By Heather Hoch
By Eric Schaefer
By New Times
By Rachel Miller
By Eric Schaefer
By Heather Hoch and Lauren Saria
By Robrt L. Pela
By Heather Hoch
Menu Blues: A few weeks ago, I received a call from someone complaining about a dish he'd had at Citrus Cafe, a wonderful French restaurant out in the wilds of Chandler.
What was the problem? He didn't like his steak. This got me thinking about something I see plenty of: people ordering dishes that the chef probably has little interest in.
Citrus Cafe is run by a French couple. They don't have a printed menu; they prepare a daily list according to what's fresh and available. Over the years, I've enjoyed a variety of authentic French entrees there: rabbit, veal kidneys in Dijon sauce, leg of lamb, bouillabaisse, loin of pork, sweetbreads in puff pastry.
2330 N. Alma School Road
Chandler, AZ 85224-2489
Tell me, who would come to a homey French cafe for a slab of steak? It makes no sense.
I've got lots of similar examples. Check out the menu at Razz's. The small entree list includes creative efforts like black-bean paella (a South American bouillabaisse) and bah mie goreng (an Indonesian-themed noodle dish). Why, then, would you come here and order a grilled New York sirloin for $18.95?
Let's look at Ventura Grill (see Cafe review on page 79). You don't need a Phi Beta Kappa key to figure out that this place is a grill. Just about everything on the menu is grilled. A big sign over the kitchen says "Grill." Unlike Citrus Cafe or Razz's, this is exactly the kind of place I'd come to order a New York strip, grilled fish or grilled poultry. But would I come here for the steamed mussels, which appear to be a menu afterthought? No way.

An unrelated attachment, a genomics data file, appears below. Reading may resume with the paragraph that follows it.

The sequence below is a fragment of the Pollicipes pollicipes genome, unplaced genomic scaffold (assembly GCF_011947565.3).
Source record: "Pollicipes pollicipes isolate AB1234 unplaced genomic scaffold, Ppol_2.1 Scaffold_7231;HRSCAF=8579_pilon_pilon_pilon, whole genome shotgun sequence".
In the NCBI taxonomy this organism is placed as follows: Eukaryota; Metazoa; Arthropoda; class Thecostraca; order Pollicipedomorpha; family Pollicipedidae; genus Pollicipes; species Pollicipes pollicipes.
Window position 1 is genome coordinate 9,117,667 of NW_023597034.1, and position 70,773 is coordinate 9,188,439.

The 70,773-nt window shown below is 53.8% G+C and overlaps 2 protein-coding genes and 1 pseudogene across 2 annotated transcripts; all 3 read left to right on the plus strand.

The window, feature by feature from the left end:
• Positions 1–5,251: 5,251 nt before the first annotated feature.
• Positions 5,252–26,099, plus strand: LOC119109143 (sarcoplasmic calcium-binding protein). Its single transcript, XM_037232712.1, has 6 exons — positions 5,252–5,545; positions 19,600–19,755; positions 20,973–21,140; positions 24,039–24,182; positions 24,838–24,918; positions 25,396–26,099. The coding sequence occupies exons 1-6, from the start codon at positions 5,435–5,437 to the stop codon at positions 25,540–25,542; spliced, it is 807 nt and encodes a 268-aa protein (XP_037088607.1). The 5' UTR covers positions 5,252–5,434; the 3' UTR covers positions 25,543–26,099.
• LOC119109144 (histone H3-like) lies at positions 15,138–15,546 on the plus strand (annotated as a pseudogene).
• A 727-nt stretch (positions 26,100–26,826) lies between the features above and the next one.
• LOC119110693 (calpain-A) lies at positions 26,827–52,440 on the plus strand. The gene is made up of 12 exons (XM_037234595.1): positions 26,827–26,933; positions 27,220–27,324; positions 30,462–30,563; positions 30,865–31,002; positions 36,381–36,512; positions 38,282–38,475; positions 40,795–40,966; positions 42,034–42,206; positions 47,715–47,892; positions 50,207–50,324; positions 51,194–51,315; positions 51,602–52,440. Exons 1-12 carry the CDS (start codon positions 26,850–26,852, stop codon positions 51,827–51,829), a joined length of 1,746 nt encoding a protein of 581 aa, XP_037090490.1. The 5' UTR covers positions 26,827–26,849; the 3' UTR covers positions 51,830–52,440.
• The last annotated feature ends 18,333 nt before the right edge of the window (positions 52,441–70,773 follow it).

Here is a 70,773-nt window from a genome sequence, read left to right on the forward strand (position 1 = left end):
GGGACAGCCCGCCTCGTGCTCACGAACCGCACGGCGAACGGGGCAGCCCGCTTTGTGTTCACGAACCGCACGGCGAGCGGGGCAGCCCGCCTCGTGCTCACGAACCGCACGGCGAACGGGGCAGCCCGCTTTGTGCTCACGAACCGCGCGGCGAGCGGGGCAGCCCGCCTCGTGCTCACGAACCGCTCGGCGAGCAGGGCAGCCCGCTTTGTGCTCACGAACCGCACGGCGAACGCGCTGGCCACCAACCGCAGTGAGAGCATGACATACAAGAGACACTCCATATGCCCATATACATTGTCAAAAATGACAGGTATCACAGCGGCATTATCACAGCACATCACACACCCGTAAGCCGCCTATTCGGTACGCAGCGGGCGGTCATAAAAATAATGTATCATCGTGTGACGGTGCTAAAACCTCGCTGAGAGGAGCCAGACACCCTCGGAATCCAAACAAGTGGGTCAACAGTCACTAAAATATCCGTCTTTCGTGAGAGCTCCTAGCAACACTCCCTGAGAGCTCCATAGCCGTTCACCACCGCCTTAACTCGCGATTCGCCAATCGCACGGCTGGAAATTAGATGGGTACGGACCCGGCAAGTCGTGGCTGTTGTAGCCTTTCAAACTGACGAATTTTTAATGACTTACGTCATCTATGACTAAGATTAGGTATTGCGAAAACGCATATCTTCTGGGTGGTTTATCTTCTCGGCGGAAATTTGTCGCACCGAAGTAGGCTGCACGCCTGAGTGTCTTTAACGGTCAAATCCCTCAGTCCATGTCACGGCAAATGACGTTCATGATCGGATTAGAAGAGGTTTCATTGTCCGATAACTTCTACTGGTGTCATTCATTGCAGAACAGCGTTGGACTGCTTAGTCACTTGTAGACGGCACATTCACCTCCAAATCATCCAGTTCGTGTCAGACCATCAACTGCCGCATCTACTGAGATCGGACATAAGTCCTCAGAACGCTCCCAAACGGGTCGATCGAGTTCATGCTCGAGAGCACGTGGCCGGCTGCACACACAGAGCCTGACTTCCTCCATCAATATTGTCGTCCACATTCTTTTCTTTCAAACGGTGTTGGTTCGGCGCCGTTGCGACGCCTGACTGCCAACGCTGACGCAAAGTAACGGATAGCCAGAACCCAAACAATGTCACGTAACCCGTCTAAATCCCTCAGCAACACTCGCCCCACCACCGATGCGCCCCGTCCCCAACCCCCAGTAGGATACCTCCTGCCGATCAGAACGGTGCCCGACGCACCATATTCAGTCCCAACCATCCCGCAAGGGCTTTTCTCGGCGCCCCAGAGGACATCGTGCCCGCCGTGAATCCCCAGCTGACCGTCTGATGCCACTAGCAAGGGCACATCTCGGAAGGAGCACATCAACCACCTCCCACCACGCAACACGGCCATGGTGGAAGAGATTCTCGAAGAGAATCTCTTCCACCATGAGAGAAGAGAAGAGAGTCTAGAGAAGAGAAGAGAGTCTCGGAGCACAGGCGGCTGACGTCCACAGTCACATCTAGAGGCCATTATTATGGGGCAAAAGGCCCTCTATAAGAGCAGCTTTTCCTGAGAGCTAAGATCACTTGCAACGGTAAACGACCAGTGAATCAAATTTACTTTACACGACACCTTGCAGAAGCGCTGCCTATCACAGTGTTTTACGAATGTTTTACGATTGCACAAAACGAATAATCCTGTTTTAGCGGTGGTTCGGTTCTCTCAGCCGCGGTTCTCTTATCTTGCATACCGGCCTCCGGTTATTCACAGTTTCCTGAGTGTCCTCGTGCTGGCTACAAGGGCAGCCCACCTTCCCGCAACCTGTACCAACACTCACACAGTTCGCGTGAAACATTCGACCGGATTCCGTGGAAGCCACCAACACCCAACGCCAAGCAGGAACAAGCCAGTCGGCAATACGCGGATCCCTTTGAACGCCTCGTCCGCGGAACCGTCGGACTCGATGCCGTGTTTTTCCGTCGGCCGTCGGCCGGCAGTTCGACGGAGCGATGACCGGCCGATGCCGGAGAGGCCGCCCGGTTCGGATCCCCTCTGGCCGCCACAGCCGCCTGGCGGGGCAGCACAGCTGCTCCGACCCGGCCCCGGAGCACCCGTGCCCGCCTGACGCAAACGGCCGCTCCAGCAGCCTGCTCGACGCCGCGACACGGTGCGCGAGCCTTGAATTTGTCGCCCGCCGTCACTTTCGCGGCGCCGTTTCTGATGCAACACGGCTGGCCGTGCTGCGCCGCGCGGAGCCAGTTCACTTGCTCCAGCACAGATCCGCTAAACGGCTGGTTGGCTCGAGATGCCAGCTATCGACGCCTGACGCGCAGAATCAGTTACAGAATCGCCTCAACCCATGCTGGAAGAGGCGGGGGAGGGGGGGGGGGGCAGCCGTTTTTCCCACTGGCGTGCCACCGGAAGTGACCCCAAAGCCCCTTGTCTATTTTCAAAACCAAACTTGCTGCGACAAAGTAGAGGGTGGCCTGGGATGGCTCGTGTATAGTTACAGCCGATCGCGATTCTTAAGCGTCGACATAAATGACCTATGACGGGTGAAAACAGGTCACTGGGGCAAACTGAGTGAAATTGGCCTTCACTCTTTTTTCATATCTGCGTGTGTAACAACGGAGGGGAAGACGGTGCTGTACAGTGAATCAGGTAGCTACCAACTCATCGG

Or look at Morton's, a high-end steak house which features prime cuts of beef. Along with steaks, it offers swordfish, shrimp and lemon-oregano chicken. My question is: Who in his right mind would come here for seafood or lemon-oregano chicken?
Lots of restaurants put stuff on the menu to lure the one member of a group who otherwise wouldn't be willing to come. That's why the Salt Cellar serves teriyaki chicken, why Cafe Terra Cotta has a vegetarian plate, and why Austins Steakhouse serves fried catfish fillets.
But common sense should tell you that these dishes aren't getting high priority in the kitchen. My advice: If you find yourself in a steak house, eat beef; in a seafood restaurant, eat fish; in a French restaurant, eat something that's spelled with an accent mark.
Safe Mex: What keeps people out of Mexican restaurants? Calories. In this health-obsessed age, many diners shrink before tacos, burros and enchiladas the way vampires shrink before a crucifix.
Blue Burrito Grille, though, has raised a following by offering lots of Heart Smart dishes--dishes that derive fewer than 30 percent of their calories from fat. I revisited the place recently and liked what I ate. The green corn tamales, machaca-chicken burros and blue corn enchiladas prove that there is life without lard. (However, I'm still not crazy about the fish tacos--there's barely enough fish in them to bait a hook.)
Suggestions? Write me at New Times, P.O. Box 2510, Phoenix,